By Mark Waghorn via SWNS
A gene mutation that raises the risk of Alzheimer's by up to 50 percent has been identified by scientists from a British database.
It produces a tiny chemical, or microprotein, called SHMOOSE. One-in-four people of European ancestry are carriers.
The finding offers hope of a screening program- and an effective drug, says the American research team.
It's based on brain scans of 18,330 members of the UK Biobank - a database containing in-depth genetic and health information from half a million Britons.
A quarter (25 percent) had the variant. It affects neurons that control memory, emotions and behavior.
"This discovery opens exciting new directions for developing precision medicine-based therapies for Alzheimer's disease, focusing on SHMOOSE as a target area," said senior author Professor Pinchas Cohen, of the University of Southern California.
"Administration of SHMOOSE analogs in individuals who carry the mutation and produce the mutant protein may prove to have benefit in neurodegenerative and other diseases of aging."
An analog is a drug having a structure similar to that of another compound - but differing in respect of a certain component.
The variant described in Molecular Psychiatry lurks in energy-producing mitochondria - the 'power stations' of cells.
Big data techniques, including artificial intelligence, found it increased Alzheimer's risk by 20 to 50 percent - across four different study populations.
The protein appears to alter energy signalling and metabolism in the central nervous system - shrinking the brain.
It was found in mitochondria of neurons. Levels in cerebrospinal fluid also correlated with signs, or biomarkers of Alzheimer's.
Experiments on lab rats and human cells grown in the lab showed SHMOOSE inhabits a crucial part of the mitochondria - the inner membrane.
"In four cohorts, individuals with SHMOOSE had increased risk for Alzheimer's," Cohen said.
"Carriers also showed greater damage over age in medial temporal areas such as the parahippocampus, entorhinal cortex and anterior and parietal cingulate cortex.
"The medial temporal cortex and parietal cingulate cortex are known to be vulnerable in Alzheimer's disease and the pathological damage likely appears years before clinical symptoms."
First author Brendan Miller, a PhD neuroscience graduate, said microproteins represent a fresh area of research. The findings highlight their importance.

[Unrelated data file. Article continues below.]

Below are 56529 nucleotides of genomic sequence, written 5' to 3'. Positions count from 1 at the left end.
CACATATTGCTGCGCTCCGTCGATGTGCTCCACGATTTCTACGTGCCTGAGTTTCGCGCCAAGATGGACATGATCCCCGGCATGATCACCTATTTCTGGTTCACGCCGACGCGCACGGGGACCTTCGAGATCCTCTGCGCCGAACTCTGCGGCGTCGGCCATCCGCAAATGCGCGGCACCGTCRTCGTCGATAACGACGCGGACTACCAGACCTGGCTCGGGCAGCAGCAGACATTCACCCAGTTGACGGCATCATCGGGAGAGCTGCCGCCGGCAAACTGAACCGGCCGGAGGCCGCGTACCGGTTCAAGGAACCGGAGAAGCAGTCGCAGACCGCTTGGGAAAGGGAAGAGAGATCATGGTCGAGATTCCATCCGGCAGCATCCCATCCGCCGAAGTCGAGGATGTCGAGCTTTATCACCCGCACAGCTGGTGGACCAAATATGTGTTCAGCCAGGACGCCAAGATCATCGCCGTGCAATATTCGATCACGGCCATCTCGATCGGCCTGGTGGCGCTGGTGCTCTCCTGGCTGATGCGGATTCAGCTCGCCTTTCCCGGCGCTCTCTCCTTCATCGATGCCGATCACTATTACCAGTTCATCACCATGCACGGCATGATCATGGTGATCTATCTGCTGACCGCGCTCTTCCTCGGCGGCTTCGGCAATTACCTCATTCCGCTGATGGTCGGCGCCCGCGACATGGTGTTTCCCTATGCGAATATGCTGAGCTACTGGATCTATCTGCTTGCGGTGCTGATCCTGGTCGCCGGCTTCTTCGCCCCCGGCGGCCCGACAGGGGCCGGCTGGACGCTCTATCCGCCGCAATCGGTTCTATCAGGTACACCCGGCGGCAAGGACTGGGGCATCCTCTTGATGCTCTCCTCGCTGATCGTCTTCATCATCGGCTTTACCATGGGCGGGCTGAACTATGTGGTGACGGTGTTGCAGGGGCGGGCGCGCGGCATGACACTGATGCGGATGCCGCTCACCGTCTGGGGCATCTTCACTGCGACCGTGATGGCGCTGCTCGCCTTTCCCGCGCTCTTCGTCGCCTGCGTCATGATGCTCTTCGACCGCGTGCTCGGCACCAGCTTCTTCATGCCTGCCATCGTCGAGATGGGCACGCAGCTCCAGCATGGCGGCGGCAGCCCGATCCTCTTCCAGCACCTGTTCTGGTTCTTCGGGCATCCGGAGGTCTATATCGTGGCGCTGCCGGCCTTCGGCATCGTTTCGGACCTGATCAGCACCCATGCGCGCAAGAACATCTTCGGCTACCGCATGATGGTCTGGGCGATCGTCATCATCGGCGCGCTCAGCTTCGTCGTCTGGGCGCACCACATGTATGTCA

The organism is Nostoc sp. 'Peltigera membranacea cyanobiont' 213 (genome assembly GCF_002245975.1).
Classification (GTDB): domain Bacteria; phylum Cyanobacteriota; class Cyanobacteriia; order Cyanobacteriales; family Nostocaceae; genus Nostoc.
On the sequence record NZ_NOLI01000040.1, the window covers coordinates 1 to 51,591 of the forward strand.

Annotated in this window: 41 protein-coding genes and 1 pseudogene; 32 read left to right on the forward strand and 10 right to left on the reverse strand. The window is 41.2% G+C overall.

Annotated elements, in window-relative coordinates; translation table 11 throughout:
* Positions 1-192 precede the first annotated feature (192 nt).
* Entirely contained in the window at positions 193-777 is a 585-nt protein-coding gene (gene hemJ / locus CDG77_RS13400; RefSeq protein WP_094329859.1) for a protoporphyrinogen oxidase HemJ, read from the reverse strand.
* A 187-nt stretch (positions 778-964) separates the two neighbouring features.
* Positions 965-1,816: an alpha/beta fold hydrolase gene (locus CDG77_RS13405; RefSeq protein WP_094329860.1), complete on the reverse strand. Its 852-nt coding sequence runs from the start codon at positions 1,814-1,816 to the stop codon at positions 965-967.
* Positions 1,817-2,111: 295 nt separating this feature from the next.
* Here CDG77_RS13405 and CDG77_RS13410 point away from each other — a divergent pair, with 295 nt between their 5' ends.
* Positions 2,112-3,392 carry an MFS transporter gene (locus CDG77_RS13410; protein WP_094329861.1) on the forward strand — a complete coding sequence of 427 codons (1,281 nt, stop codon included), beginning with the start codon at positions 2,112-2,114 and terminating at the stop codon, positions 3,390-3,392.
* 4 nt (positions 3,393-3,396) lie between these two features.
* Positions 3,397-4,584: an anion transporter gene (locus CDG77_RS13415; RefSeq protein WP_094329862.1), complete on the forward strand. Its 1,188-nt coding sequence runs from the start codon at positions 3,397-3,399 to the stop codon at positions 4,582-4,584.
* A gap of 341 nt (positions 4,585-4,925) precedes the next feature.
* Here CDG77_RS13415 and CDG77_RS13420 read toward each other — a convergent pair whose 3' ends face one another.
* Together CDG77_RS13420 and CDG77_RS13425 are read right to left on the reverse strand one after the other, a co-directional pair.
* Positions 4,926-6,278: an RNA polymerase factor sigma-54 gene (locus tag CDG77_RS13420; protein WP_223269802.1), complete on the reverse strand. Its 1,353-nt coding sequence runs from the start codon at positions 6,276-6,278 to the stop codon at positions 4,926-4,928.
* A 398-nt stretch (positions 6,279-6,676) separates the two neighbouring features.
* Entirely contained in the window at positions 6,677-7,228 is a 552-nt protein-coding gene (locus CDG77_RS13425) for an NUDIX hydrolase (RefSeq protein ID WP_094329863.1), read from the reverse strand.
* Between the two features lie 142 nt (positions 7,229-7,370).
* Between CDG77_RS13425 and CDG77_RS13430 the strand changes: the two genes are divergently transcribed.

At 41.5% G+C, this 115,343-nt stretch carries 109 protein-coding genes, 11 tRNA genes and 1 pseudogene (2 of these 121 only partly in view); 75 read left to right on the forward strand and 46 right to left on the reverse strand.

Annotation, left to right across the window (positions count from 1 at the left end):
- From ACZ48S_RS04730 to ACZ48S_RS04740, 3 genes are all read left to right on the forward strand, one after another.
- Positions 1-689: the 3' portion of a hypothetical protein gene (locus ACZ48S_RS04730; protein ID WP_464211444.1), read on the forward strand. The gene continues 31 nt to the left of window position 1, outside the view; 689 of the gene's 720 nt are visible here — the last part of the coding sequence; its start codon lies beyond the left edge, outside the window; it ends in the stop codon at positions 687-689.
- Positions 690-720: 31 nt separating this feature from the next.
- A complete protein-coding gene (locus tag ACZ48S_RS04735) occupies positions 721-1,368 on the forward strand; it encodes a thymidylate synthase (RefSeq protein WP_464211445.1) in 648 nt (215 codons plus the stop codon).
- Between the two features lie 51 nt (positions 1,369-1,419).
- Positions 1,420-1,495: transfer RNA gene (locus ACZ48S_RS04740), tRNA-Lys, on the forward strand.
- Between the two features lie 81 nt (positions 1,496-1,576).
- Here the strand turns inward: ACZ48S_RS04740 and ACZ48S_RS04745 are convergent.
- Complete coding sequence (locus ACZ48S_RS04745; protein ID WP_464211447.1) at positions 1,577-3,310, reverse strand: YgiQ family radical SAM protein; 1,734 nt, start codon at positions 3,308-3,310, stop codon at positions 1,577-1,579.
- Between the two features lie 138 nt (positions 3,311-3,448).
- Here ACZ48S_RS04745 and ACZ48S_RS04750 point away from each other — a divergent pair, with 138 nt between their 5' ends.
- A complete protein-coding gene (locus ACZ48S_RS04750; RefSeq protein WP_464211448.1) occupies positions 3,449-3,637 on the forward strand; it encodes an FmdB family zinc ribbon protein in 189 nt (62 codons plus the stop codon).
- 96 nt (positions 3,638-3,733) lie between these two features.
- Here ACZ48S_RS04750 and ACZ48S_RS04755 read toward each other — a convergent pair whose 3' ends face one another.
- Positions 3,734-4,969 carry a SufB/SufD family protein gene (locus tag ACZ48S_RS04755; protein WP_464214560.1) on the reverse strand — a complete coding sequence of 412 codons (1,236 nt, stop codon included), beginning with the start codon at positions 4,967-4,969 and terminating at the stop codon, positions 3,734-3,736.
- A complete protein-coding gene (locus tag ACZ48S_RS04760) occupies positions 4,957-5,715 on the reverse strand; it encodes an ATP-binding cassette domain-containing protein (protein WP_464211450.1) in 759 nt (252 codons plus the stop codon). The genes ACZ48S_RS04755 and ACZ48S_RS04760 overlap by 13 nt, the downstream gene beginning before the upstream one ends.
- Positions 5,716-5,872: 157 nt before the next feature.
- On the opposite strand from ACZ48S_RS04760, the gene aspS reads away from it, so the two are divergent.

"The field of microproteins is still so new. We don't yet know how many microprotein genes are even functional and the cost to study a potential microprotein one-by-one from a list of thousands is just too expensive and inefficient," he said.
"The approach my colleagues and I used to detect SHMOOSE shows the power of integrating big genetics data with molecular and biochemical techniques to discover functional microproteins."
Dozens of genes are known to be involved in Alzheimer's - the most potent named APOE4. Two copies increase a person's risk twelvefold.
But SHMOOSE could be the next most significant to date. Most others increase risk by less than 10 percent.
What is more, it is about the size of the insulin peptide linked to diabetes making administration easy, and improving therapeutic potential.
It is the first mitochondrial-DNA-encoded microprotein to have been detected using both antibodies and a scanning technique called mass spectrometry.
For decades, scientists have studied biology mostly by considering a set of 20,000 large protein-coding genes.
However, new technology has highlighted hundreds of thousands of potential genes that encode smaller microproteins.
"Mitochondrial-encoded microproteins are a potential part of Alzheimer's disease that have not been heavily studied," Cohen said.
"Altogether, SHMOOSE has vast implications for the fields of neurobiology, Alzheimer's disease and microproteins."
Globally, the number of cases of Alzheimer's and other forms of dementia will triple to more than 150 million by 2050.
Currently they affect more than 940,000 people in the UK, a figure that will reach two million within three decades. There is no cure. An effective drug is a 'holy grail' of medical research.
The researchers are leaders in the study of microproteins, especially those coded within the mitochondrial genome.
In 2003, Cohen and colleagues were one of three research teams to independently discover the protein humanin.
It appears to protect against Alzheimer’s, hardening of the arteries and diabetes. In the past few years, his laboratory has discovered several other mitochondrial proteins.
They include small humanin-like peptides, or SHLPs, and a microprotein called MOTS-c, an exercise mimicking compound in clinical trials for obesity and fatty liver disease.
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